Rodney Strong Vineyards in Healdsburg in Sonoma County began picking about a week earlier than normal, on Aug. 8. The season progressed without heat spikes or cold snaps. “What was crazy was the condensed ripening of all of the different varieties at once,” said Justin Seidenfeld, director of winemaking. “I had one day where I picked Sauvignon Blanc, Chardonnay, Pinot Noir, Cabernet, Merlot, Grenache Blanc and Zinfandel. That’s not a normal kind of day for us.” Yields were down about 14% overall, while Chardonnay and Pinot Noir came in around average. “The quality and the color of the wine, and the tannin development are some of the best I’ve ever seen,” Seidenfeld said. “Our Bordeaux reds are amazing. It’s going to be an off-the-charts vintage for sure.”  

Corey Beck, executive vice president of production and chief winemaker at Delicato Family Wines, also noted a decrease in yields. “We had to deal with drought conditions across Napa and Sonoma County, leading to lower cluster weights,” he said. “The good news is that we see a fantastic concentration of flavors and color in our reds. Our Lodi and Central Coast vineyards share a similar story as a result of the moderate summer and drought conditions — resulting in lighter grape structure.” Beck is particularly excited about Chardonnay, which is showing vibrant flavors, as well as Cabernet Sauvignon. “Wines in the fermenters at all sites have very nice, mature flavors and good concentration,” he said. “Acids are a bit higher than typical, so the wines are very bright. The concentration and cleanness of the fruit are two pillars that make 2021 such a stand-alone harvest.”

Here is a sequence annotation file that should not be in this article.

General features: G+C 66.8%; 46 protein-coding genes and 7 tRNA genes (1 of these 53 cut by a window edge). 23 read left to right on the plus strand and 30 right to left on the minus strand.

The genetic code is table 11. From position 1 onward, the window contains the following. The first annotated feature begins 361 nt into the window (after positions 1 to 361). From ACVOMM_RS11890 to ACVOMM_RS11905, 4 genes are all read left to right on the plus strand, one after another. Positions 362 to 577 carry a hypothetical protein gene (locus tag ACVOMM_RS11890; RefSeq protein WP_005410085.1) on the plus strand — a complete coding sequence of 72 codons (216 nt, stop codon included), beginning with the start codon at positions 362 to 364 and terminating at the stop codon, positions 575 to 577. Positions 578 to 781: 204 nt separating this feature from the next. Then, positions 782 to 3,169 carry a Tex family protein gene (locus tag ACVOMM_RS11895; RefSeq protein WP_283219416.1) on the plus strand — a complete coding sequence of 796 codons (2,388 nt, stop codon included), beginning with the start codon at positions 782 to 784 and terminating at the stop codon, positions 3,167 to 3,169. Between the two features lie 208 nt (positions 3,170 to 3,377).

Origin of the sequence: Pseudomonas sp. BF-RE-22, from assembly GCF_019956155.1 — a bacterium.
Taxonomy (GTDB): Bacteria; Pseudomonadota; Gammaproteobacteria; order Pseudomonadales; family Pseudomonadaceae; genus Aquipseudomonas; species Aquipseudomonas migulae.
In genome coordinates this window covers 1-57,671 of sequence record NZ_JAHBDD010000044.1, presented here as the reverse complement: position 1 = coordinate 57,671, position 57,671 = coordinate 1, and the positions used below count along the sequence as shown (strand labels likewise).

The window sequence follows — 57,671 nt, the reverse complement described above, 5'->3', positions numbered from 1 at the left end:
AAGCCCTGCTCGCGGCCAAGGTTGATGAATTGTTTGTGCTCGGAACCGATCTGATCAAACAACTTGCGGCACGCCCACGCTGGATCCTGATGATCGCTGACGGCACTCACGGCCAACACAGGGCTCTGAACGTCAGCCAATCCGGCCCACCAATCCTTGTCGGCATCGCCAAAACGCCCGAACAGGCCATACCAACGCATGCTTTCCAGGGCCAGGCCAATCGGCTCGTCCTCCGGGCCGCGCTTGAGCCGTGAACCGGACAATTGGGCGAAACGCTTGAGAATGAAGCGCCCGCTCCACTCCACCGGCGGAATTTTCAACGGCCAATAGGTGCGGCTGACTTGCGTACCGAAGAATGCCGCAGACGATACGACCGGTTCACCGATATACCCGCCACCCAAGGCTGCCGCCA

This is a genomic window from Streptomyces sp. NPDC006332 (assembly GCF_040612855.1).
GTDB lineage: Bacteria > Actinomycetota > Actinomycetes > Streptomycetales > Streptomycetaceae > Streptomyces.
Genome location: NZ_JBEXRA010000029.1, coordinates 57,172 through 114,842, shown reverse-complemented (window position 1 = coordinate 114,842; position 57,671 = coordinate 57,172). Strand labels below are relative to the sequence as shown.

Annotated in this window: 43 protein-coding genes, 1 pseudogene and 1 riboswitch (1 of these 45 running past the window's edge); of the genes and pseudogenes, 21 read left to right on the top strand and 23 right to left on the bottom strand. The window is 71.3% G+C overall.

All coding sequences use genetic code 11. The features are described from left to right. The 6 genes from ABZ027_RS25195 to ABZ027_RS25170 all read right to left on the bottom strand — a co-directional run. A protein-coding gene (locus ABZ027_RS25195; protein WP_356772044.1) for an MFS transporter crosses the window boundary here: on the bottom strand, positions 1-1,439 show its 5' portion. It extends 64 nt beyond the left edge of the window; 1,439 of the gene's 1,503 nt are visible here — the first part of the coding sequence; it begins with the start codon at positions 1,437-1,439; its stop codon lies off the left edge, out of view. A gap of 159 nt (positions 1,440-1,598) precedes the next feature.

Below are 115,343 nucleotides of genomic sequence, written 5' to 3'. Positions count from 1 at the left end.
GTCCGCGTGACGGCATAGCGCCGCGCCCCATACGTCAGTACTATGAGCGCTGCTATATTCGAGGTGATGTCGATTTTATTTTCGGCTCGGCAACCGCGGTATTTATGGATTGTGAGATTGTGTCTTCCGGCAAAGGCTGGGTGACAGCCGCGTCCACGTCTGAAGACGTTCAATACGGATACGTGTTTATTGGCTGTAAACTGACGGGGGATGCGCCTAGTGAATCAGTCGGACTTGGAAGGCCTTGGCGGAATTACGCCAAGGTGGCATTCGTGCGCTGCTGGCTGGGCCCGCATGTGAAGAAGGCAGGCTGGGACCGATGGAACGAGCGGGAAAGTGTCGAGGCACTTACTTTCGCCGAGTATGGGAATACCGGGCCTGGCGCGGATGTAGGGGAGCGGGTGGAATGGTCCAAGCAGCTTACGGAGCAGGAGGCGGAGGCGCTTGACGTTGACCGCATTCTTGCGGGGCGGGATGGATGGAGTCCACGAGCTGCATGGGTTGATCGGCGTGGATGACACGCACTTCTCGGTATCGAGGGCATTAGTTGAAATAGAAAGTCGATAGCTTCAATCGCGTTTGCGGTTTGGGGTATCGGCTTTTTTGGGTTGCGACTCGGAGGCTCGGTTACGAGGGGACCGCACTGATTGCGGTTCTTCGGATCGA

In Livermore Valley, Wente Vineyards began picking earlier than normal, around the second week of August. Harvest in the winery’s Monterey County vineyards began about two weeks earlier than average due to cold temperatures throughout the season, while grapes from the winery’s Arroyo Seco vineyards weren’t ready until the last week of September. Growing conditions in Livermore Valley were ideal, with few heat spikes noted viticulture manager Niki Wente. Strong winds during flowering caused some shatter in the reds, but whites were not affected. Though yields were down about 15% for red varieties, quality increased as a result.  “There’s a lot of flavor concentration and really small berries,” Wente said, particularly for Cabernet Sauvignon and red Bordeaux varieties. This will also be a solid vintage for whites. “They’re going to be really beautiful and floral.”